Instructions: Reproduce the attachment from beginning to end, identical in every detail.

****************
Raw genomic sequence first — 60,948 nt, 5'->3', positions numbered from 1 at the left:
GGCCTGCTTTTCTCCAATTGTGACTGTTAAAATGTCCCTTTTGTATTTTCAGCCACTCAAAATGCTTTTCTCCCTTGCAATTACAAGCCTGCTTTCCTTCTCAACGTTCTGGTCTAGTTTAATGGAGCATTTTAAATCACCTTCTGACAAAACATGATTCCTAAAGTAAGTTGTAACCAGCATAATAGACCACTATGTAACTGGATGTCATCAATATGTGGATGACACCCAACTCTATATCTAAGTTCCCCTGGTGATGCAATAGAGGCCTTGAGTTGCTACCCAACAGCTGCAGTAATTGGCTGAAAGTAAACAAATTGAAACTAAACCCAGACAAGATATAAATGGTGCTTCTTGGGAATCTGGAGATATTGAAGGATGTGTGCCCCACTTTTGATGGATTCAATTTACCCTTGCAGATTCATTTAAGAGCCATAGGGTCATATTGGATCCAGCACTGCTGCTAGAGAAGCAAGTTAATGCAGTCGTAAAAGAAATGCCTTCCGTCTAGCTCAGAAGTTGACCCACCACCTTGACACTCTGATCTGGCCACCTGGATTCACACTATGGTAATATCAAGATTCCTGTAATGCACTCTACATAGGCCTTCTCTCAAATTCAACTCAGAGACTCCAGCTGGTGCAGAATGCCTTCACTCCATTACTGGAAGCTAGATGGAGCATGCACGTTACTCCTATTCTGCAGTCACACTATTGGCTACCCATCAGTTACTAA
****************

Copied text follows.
Raw genomic sequence first — 60,948 nt, 5'->3', positions numbered from 1 at the left:
GGCCTGCTTTTCTCCAATTGTGACTGTTAAAATGTCCCTTTTGTATTTTCAGCCACTCAAAATGCTTTTCTCCCTTGCAATTACAAGCCTGCTTTCCTTCTCAACGTTCTGGTCTAGTTTAATGGAGCATTTTAAATCACCTTCTGACAAAACATGATTCCTAAAGTAAGTTGTAACCAGCATAATAGACCACTATGTAACTGGATGTCATCAATATGTGGATGACACCCAACTCTATATCTAAGTTCCCCTGGTGATGCAATAGAGGCCTTGAGTTGCTACCCAACAGCTGCAGTAATTGGCTGAAAGTAAACAAATTGAAACTAAACCCAGACAAGATATAAATGGTGCTTCTTGGGAATCTGGAGATATTGAAGGATGTGTGCCCCACTTTTGATGGATTCAATTTACCCTTGCAGATTCATTTAAGAGCCATAGGGTCATATTGGATCCAGCACTGCTGCTAGAGAAGCAAGTTAATGCAGTCGTAAAAGAAATGCCTTCCGTCTAGCTCAGAAGTTGACCCACCACCTTGACACTCTGATCTGGCCACCTGGATTCACACTATGGTAATATCAAGATTCCTGTAATGCACTCTACATAGGCCTTCTCTCAAATTCAACTCAGAGACTCCAGCTGGTGCAGAATGCCTTCACTCCATTACTGGAAGCTAGATGGAGCATGCACGTTACTCCTATTCTGCAGTCACACTATTGGCTACCCATCAGTTACTAA